On December 11th, we held the first session in our Deep Health Speaker Series – and wow, what a tremendously rewarding time. It’s not easy convincing people to get together to casually unload their deepest traumas.
Preparing for this event was perhaps the most challenging thing I have done in years.
There are the logistics of event planning that always require intense commitment and planning: establishing meaningful sponsorships, promoting the event, investing in and acquiring equipment, arranging catering, programming a meaningful itinerary, developing original content, research and prep for our guest speaker Hollay and the list goes on…
But despite the intensity of all the background preparation, nothing was as challenging as the deep personal work I had to do in order to get to the nucleus of our event topic. As the “Wellness Expert” I wanted to be honest and genuine – that meant I had to be honest about my deepest wounds and vulnerabilities and how they still continued to have an effect on me. I dedicated time to digging into the root of my own relationship with my body and my identity and that took a toll. It’s deep work and it’s uncomfortable. Acknowledging your trauma and understanding how it impacts you…but after trauma, you can grow…a lot! Post-traumatic growth is real thing.
I am most pleased with the workbook that Shoilee, our wonderful and extremely patient editor, assisted me greatly with.
This booklet is for people who are interested in personal and community development – those who want to make a meaningful impact through a better understanding of their personal experiences. It can help you align your pain with purpose and use your past traumas as a catalyst for change and healing.
Here it is FREE for you to view and use. We look forward to you taking the time to reflect on this provocative content.
Although the event was a “doozy” on me personally, I have to share that the movement of emotions was priceless.
Hollay was incredibly candid about her experiences of living with OCD, alcoholism, and eating disorders in a way that made everyone else feel like they too could open up and share things about themselves without feeling like it was too big or too much. It was moving to see attendees share their own experiences with complex family dynamics and trauma. There were meaningful and genuine connections being made. There was an acknowledgment of communal and personal growth.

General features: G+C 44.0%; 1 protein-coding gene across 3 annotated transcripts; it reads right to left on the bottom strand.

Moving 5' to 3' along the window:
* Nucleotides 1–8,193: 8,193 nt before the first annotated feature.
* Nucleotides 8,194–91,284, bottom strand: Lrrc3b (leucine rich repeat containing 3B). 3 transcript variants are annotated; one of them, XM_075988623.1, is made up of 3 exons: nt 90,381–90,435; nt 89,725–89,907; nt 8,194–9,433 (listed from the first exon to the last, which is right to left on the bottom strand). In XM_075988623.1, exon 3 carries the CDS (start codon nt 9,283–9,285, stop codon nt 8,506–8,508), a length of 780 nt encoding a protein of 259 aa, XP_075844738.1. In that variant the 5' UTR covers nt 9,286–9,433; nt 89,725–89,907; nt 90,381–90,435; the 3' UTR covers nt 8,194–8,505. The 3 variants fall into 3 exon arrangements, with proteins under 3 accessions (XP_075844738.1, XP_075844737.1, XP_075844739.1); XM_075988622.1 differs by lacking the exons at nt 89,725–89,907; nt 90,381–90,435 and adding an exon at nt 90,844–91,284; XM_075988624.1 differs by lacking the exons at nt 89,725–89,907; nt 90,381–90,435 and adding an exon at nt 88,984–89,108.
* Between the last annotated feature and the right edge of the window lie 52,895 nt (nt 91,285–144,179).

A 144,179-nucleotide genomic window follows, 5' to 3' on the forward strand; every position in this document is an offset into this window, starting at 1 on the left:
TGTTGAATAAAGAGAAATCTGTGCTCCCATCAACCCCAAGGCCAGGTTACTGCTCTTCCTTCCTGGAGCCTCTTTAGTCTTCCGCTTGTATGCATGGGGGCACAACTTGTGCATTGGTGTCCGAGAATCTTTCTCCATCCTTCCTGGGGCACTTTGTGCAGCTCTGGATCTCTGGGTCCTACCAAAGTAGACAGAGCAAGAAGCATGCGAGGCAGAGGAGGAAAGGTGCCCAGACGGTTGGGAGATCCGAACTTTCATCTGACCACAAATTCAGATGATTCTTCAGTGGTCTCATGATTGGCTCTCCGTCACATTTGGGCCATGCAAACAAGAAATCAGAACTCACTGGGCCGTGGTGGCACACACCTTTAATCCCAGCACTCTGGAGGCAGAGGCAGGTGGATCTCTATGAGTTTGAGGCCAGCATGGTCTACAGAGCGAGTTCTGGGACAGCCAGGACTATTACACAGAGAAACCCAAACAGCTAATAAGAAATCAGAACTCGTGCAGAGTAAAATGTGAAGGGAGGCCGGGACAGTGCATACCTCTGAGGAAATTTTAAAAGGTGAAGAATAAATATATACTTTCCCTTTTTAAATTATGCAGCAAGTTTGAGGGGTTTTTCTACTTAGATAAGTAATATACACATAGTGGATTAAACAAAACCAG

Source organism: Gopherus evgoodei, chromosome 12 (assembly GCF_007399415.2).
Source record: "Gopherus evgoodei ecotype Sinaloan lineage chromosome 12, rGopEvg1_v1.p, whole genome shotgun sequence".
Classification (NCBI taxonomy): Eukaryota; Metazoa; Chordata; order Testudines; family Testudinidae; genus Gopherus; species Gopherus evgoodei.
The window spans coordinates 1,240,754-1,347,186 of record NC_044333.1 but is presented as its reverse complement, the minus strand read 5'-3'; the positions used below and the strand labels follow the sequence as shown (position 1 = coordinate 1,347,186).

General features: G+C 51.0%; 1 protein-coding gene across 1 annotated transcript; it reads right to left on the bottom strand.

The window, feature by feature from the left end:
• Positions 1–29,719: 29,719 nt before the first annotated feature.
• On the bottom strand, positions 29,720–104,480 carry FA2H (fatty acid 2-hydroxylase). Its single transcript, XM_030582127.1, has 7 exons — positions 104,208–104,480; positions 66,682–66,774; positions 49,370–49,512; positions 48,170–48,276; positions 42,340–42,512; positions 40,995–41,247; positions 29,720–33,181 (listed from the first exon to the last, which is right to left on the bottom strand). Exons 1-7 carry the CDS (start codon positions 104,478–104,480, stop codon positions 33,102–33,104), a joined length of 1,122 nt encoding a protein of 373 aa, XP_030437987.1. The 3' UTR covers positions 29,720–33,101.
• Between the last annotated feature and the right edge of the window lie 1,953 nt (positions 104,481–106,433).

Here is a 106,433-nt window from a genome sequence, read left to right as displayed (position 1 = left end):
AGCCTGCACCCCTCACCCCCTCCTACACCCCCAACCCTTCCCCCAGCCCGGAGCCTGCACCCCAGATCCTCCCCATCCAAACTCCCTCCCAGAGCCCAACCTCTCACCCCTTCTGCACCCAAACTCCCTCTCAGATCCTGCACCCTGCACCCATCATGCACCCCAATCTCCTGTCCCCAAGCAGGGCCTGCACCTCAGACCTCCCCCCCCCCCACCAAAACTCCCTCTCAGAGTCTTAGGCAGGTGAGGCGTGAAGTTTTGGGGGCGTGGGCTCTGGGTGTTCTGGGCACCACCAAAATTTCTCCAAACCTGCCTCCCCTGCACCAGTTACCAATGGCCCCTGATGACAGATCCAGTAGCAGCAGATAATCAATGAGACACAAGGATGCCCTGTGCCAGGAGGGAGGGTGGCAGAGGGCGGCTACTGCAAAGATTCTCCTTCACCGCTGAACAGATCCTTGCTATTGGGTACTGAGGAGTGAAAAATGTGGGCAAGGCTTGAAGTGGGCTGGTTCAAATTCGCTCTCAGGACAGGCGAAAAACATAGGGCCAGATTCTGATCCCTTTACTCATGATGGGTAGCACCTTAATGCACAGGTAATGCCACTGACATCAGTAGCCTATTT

The discussions that arose from this event were a catalyst for me. I reached out to my mom – I knew this was something I needed to do to truly confront my pain. She came to visit me and I cried openly with her about things that I would normally repress and probably never share.
I also sent messages and communicated with other family members. These were people I had felt pain and disappointment with in the past. I needed to express this directly to them. I was so accustomed to repressing these feelings because of culture. It also feels easier to ignore the wound than to move through it.
I’ll be very open and say that I haven’t grieved this much since I was a teenager. I have most definitely calloused my heart over the years – or used other coping mechanisms for the sake of survival. I experienced post-traumatic growth, but also just a whole bunch of repressed hurt.
I believe being in a stable place in my life was essential for me to really let myself sink into to the truth of some deep wounds…and let go of them.
“Letting go” also comes with the price of managing the way people will feel about some of my wounds, but it’s a necessary step.
In the heart of my “pain” nucleus was my family. I believe this is very common, particularly for those of us with intersecting identities – especially if you happen to be GAY and are from a conservative culture.
Although communicating with my mother and my family won’t remove the forever pain, at least I won’t feel numbness and powerlessness as I did before. Expressing myself openly and honestly with my mother is a step forward to a new and more genuine connection. For that, I’m so grateful for the chaos that I put myself through for this event.
From Pain to Power – this couldn’t be any more honest.